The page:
SECURE will require a lifetime income illustration on participant benefit statements. The legislation requires benefit statements provided to defined contribution plan participants to include a lifetime income disclosure at least once during any 12-month period. The disclosure would illustrate the monthly payments the participant would receive if the total account balance were used to provide lifetime income streams. The DOL is expected to give more definitive direction to the format and content of the illustrations. Compliance is delayed until 12 months after additional guidance is provided by the DOL.
SECURE provides a Fiduciary Safe Harbor for selection of Lifetime Income Providers within a retirement plan. The legislation provides protection from liability for fiduciaries for any losses that may result to the participant or beneficiary due to an insurer’s inability in the future to satisfy its financial obligations under the terms of the contract. Removing ambiguity about the fiduciary standard eliminates a roadblock to offering lifetime income benefit options under a defined contribution plan.
The SECURE Act also increases the portability of annuity investments by letting employees who take another job or retire move their annuity to another 401(k) plan or to an IRA without surrender charges and fees. Portability also comes into play if the lifetime income investment is no longer authorized to be held as an investment option under the plan (effective for plan years beginning after December 31, 2019).
The legislation repeals the prohibition on contributions to a traditional IRA by an individual who has reached age 70½. As life expectancy increases, there is an increased number of individuals continuing employment beyond the traditional retirement age.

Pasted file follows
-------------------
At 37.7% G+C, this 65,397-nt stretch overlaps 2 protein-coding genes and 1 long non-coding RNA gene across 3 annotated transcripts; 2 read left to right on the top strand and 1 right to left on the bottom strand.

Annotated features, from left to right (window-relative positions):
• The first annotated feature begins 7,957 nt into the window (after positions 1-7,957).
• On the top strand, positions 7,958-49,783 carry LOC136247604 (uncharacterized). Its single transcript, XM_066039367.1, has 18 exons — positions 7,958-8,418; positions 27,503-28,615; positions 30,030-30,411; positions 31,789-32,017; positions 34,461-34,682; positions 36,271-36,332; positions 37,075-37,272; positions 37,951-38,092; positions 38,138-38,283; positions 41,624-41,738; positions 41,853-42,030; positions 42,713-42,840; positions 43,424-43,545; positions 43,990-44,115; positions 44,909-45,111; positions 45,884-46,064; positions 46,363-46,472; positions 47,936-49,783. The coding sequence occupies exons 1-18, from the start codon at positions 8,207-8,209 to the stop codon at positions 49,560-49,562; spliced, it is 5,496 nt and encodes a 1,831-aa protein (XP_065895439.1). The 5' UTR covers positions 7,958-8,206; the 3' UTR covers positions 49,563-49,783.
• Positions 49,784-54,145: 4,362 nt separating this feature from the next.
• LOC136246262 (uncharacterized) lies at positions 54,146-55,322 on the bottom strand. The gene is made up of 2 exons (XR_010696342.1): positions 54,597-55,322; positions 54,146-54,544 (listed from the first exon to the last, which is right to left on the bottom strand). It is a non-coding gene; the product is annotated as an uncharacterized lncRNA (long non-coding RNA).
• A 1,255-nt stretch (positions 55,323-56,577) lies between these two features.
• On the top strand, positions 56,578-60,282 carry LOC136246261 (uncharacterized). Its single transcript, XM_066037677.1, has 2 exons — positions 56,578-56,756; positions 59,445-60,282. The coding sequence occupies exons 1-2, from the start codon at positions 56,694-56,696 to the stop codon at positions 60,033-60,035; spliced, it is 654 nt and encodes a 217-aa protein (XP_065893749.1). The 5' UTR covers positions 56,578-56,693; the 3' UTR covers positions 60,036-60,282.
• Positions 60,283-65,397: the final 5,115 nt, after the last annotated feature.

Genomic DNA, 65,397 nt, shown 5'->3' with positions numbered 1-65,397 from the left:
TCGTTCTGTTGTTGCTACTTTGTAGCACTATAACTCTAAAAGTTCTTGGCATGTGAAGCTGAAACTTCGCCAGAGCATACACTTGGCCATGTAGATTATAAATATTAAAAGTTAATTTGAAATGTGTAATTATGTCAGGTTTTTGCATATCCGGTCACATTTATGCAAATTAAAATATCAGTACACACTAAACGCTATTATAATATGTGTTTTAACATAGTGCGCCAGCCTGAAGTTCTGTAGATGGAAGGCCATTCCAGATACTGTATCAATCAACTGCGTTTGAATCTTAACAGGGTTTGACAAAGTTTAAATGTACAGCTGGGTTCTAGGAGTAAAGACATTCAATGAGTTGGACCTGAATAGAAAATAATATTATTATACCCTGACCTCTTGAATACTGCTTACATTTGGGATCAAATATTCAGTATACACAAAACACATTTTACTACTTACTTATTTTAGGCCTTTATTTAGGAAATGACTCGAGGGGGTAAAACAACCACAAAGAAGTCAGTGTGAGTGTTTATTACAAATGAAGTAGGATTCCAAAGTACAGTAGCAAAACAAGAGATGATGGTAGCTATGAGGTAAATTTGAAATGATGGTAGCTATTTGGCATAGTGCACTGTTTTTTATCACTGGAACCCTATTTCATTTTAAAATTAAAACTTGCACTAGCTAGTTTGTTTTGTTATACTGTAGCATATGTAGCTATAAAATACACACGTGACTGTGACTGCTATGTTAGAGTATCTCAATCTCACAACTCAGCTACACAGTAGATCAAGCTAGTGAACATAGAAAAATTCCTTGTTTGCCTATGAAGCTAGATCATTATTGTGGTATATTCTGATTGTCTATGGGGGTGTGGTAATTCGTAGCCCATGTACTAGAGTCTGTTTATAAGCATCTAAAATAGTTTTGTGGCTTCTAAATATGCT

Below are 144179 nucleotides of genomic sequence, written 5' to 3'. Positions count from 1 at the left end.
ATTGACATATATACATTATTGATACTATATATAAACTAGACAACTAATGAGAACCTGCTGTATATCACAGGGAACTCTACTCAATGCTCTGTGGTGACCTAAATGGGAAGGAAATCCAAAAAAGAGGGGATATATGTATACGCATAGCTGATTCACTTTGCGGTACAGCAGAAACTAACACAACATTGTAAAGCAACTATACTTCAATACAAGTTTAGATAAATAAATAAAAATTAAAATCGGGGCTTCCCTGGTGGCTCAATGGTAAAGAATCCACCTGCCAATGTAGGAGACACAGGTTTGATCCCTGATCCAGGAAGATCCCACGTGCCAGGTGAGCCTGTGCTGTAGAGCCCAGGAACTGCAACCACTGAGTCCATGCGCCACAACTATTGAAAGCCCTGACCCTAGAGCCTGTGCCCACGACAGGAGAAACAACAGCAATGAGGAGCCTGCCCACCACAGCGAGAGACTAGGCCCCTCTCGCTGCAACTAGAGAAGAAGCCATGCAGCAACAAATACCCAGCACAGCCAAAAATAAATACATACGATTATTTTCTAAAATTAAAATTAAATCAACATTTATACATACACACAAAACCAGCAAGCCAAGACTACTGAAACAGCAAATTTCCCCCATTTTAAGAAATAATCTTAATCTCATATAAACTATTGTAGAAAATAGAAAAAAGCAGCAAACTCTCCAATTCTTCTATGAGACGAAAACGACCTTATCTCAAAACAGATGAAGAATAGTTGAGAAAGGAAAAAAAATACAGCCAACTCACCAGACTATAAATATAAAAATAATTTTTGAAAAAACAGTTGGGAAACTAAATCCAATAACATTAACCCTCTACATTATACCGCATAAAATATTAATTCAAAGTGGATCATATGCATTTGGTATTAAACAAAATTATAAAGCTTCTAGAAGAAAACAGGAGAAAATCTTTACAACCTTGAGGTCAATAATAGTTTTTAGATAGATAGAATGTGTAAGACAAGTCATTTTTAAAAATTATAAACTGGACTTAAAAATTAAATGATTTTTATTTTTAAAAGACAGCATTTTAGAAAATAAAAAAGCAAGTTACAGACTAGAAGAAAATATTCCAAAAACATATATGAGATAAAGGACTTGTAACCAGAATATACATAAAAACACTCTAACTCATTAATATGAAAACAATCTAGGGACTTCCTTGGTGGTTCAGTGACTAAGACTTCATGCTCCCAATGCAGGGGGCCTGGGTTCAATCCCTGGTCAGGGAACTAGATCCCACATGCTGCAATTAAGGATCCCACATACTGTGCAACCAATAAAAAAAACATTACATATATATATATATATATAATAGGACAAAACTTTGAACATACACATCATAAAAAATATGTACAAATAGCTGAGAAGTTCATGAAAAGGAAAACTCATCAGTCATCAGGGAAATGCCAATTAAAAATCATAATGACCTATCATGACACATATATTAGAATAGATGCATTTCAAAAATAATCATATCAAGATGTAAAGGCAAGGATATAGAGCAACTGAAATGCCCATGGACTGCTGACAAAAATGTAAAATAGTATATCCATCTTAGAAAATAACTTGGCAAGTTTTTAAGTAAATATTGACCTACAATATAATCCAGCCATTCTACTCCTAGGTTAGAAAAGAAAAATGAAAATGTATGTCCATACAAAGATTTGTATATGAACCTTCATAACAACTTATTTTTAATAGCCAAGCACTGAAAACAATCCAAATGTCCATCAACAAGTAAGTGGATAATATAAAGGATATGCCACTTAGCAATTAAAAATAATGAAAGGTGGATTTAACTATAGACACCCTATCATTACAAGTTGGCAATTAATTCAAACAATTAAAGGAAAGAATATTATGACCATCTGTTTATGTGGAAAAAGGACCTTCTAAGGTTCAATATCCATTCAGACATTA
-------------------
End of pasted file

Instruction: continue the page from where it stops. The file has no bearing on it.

Changes to Earliest Age for Pension Plan In-Service Retirement
Pension plans, such as defined benefit pension plans, money purchase pension plan, and hybrid plans, generally are not allowed to permit distributions before the earlier of retirement (i.e., termination of service) or normal retirement age. However, since 2007, current law has also permitted an employee to receive benefits while still in-service and before retirement, as long as the participant had reached age 62. The SECURE Act reduces the earliest age an employee can receive in-service retirement benefits from a pension plan from age 62 to age 59½. The change is effective for plan years beginning after December 31, 2019.
Changes for Defined Benefit Plans
SECURE modifies the nondiscrimination rules with respect to closed or frozen plans to permit existing participants to continue to accrue benefits. The modification will protect the benefits for older, longer tenured employees as they near retirement (effective on the date of enactment).
The Act also eliminates the so-called stretch IRA. Under current law, after the death of a plan participant or IRA owner, a non-spouse beneficiary is permitted to stretch the required minimum distributions over the beneficiary’s life based on his or her life expectancy. Under the new law, all amounts held by the plan or IRA must be distributed within 10 years of the plan participant’s or IRA owner’s death. An exception to the 10-year distribution rule is provided for an “eligible beneficiary,” which includes a surviving spouse, minor child, disabled or chronically ill individual, or any other beneficiary who is no more than 10 years younger than the participant or IRA owner. The new rules will apply to participants with a date of death after December 31, 2019.
With the scope of changes associated with SECURE, it is important to note that the act includes a remedial amendment period that allows plans to operate in accordance with the new law without having to immediately amend the plan. This remedial amendment period requires most plans to adopt conforming amendments by the end of the 2022 plan year. Government plans and collectively bargained plans will have an extended amendment period lasting until the end of the 2024 plan year.
The SECURE Act is obviously very broad in scope and may have changes that directly affect the future operation of many retirement plans. Please contact us with any questions or concerns.